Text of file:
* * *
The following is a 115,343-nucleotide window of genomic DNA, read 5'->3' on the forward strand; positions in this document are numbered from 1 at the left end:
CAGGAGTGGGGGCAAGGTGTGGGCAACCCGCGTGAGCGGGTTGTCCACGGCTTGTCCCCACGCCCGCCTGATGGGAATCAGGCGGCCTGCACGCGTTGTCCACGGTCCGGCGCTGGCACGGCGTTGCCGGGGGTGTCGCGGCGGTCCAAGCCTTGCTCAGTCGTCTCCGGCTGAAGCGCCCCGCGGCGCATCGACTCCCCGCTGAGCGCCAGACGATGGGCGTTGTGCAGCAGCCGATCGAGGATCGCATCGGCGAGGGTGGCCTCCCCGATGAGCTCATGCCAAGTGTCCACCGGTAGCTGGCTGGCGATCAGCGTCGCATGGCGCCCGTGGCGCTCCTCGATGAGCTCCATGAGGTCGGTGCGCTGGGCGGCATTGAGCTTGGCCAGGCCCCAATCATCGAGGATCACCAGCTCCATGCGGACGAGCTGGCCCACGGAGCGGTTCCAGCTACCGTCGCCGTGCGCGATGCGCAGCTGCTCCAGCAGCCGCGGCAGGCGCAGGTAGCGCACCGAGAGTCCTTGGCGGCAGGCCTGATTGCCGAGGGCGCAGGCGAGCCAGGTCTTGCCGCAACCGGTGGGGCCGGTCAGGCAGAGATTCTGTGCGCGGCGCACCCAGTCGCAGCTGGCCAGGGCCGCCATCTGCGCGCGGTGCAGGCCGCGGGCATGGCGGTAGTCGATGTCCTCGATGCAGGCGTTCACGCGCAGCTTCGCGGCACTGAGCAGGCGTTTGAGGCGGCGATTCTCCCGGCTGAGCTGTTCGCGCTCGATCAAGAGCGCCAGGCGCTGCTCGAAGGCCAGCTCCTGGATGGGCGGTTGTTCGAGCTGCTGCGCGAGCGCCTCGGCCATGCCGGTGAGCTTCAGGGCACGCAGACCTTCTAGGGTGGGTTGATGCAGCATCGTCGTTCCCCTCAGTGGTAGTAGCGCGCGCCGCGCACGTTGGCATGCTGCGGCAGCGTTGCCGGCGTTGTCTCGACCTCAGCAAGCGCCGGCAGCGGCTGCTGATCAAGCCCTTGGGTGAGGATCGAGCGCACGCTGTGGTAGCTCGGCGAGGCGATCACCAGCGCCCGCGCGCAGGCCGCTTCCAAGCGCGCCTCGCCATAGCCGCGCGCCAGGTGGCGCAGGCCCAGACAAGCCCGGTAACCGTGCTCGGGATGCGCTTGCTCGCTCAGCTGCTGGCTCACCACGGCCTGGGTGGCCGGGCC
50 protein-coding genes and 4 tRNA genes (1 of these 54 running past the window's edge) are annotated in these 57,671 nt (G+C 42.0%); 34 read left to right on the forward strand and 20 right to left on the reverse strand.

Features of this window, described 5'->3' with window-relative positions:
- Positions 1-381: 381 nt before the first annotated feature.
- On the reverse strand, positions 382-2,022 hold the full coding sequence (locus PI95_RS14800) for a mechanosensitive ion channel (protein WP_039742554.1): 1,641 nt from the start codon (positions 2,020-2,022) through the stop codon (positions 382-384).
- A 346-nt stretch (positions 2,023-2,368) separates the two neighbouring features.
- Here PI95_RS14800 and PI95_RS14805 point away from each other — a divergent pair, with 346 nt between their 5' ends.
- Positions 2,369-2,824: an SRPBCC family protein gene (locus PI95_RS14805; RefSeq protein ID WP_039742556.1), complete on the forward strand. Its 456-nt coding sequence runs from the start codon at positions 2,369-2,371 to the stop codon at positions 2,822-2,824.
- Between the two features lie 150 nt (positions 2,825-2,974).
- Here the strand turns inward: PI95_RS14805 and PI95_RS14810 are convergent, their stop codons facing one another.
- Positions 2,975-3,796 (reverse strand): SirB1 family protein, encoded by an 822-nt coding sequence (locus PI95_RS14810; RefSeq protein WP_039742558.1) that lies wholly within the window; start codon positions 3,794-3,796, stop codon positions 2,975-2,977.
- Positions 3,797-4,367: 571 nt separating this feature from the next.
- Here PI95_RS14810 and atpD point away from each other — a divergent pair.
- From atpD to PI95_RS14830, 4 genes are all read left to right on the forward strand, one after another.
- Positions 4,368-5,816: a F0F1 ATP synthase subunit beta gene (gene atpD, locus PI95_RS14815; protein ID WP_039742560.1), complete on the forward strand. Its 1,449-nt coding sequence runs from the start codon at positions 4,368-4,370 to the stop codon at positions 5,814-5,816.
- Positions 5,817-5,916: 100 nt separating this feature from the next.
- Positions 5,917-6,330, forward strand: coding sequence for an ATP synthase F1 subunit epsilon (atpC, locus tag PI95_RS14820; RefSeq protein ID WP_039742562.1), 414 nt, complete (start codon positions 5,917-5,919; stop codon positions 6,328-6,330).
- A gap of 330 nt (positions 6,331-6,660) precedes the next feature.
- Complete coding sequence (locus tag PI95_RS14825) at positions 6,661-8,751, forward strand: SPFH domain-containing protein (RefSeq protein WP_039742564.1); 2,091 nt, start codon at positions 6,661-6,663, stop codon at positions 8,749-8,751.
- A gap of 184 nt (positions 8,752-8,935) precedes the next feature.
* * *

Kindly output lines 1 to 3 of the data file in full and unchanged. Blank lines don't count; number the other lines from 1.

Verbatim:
The following is a 115,343-nucleotide window of genomic DNA, read 5'->3' on the forward strand; positions in this document are numbered from 1 at the left end:
CAGGAGTGGGGGCAAGGTGTGGGCAACCCGCGTGAGCGGGTTGTCCACGGCTTGTCCCCACGCCCGCCTGATGGGAATCAGGCGGCCTGCACGCGTTGTCCACGGTCCGGCGCTGGCACGGCGTTGCCGGGGGTGTCGCGGCGGTCCAAGCCTTGCTCAGTCGTCTCCGGCTGAAGCGCCCCGCGGCGCATCGACTCCCCGCTGAGCGCCAGACGATGGGCGTTGTGCAGCAGCCGATCGAGGATCGCATCGGCGAGGGTGGCCTCCCCGATGAGCTCATGCCAAGTGTCCACCGGTAGCTGGCTGGCGATCAGCGTCGCATGGCGCCCGTGGCGCTCCTCGATGAGCTCCATGAGGTCGGTGCGCTGGGCGGCATTGAGCTTGGCCAGGCCCCAATCATCGAGGATCACCAGCTCCATGCGGACGAGCTGGCCCACGGAGCGGTTCCAGCTACCGTCGCCGTGCGCGATGCGCAGCTGCTCCAGCAGCCGCGGCAGGCGCAGGTAGCGCACCGAGAGTCCTTGGCGGCAGGCCTGATTGCCGAGGGCGCAGGCGAGCCAGGTCTTGCCGCAACCGGTGGGGCCGGTCAGGCAGAGATTCTGTGCGCGGCGCACCCAGTCGCAGCTGGCCAGGGCCGCCATCTGCGCGCGGTGCAGGCCGCGGGCATGGCGGTAGTCGATGTCCTCGATGCAGGCGTTCACGCGCAGCTTCGCGGCACTGAGCAGGCGTTTGAGGCGGCGATTCTCCCGGCTGAGCTGTTCGCGCTCGATCAAGAGCGCCAGGCGCTGCTCGAAGGCCAGCTCCTGGATGGGCGGTTGTTCGAGCTGCTGCGCGAGCGCCTCGGCCATGCCGGTGAGCTTCAGGGCACGCAGACCTTCTAGGGTGGGTTGATGCAGCATCGTCGTTCCCCTCAGTGGTAGTAGCGCGCGCCGCGCACGTTGGCATGCTGCGGCAGCGTTGCCGGCGTTGTCTCGACCTCAGCAAGCGCCGGCAGCGGCTGCTGATCAAGCCCTTGGGTGAGGATCGAGCGCACGCTGTGGTAGCTCGGCGAGGCGATCACCAGCGCCCGCGCGCAGGCCGCTTCCAAGCGCGCCTCGCCATAGCCGCGCGCCAGGTGGCGCAGGCCCAGACAAGCCCGGTAACCGTGCTCGGGATGCGCTTGCTCGCTCAGCTGCTGGCTCACCACGGCCTGGGTGGCCGGGCC
50 protein-coding genes and 4 tRNA genes (1 of these 54 running past the window's edge) are annotated in these 57,671 nt (G+C 42.0%); 34 read left to right on the forward strand and 20 right to left on the reverse strand.